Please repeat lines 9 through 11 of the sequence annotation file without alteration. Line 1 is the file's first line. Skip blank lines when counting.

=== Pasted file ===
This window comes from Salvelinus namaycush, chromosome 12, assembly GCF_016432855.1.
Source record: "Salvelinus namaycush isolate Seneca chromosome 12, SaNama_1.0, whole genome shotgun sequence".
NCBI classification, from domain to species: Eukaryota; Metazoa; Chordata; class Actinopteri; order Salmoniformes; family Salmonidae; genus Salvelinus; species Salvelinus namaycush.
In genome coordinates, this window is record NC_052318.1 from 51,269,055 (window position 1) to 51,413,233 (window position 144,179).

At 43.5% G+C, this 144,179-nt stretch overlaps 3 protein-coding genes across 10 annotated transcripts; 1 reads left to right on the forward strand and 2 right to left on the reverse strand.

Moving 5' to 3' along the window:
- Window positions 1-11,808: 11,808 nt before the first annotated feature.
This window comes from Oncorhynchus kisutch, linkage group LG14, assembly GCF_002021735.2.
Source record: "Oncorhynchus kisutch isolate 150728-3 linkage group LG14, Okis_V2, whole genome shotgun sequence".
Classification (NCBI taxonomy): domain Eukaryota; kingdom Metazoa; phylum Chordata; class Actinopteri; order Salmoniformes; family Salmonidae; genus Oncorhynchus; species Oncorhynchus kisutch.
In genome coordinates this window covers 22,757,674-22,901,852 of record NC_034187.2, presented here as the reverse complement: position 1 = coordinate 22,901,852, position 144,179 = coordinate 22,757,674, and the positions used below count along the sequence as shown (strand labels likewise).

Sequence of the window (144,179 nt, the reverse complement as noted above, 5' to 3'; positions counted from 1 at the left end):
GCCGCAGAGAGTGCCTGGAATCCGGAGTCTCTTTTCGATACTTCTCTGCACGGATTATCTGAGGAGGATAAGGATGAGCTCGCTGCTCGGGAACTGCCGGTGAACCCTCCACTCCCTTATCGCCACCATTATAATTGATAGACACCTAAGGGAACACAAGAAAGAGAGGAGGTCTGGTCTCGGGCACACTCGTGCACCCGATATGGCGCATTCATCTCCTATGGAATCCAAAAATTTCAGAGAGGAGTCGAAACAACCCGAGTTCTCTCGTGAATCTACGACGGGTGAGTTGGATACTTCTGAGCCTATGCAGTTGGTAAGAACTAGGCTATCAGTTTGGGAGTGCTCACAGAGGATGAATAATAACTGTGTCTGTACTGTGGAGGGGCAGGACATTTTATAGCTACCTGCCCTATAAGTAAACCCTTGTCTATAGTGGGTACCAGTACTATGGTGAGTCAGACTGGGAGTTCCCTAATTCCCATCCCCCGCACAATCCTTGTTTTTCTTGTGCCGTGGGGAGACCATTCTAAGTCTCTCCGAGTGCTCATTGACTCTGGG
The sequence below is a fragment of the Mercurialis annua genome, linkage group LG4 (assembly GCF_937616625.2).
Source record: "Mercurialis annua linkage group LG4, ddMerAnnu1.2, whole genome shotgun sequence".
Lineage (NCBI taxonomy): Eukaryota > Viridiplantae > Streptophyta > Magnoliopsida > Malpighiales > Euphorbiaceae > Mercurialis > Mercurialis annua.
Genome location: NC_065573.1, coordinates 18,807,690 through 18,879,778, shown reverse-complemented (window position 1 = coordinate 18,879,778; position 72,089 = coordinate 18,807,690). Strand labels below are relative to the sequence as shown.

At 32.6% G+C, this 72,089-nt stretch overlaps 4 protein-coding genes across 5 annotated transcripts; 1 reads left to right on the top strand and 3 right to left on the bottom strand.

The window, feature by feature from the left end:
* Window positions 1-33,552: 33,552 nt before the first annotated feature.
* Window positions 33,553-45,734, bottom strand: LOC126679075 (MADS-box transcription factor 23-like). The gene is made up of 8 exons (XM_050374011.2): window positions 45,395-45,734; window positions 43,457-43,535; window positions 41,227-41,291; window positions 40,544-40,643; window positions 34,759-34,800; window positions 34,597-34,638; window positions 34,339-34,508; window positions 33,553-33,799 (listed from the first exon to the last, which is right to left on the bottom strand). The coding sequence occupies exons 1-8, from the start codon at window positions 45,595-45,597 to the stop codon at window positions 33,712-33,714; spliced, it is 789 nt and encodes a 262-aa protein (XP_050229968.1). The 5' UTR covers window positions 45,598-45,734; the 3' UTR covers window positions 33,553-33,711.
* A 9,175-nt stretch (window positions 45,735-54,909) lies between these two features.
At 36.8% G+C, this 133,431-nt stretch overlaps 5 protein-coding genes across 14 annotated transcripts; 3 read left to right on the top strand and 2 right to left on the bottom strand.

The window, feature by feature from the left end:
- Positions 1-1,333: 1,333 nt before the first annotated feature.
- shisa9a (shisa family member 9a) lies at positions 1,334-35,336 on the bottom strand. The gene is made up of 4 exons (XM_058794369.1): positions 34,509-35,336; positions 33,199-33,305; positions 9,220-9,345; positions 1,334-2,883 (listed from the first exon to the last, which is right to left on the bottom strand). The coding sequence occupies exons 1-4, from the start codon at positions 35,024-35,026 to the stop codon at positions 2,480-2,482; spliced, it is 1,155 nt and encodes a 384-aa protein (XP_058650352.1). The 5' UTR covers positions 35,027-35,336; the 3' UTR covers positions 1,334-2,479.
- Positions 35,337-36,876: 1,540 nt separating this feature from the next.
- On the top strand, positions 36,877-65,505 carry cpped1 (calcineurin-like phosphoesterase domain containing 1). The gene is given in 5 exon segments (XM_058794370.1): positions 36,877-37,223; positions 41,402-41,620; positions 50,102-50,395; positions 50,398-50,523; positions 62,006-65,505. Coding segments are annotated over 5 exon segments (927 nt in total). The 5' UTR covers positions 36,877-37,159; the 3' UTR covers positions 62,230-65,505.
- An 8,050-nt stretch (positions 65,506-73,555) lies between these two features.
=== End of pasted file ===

Source record: "Oncorhynchus kisutch isolate 150728-3 linkage group LG14, Okis_V2, whole genome shotgun sequence".
Classification (NCBI taxonomy): domain Eukaryota; kingdom Metazoa; phylum Chordata; class Actinopteri; order Salmoniformes; family Salmonidae; genus Oncorhynchus; species Oncorhynchus kisutch.
In genome coordinates this window covers 22,757,674-22,901,852 of record NC_034187.2, presented here as the reverse complement: position 1 = coordinate 22,901,852, position 144,179 = coordinate 22,757,674, and the positions used below count along the sequence as shown (strand labels likewise).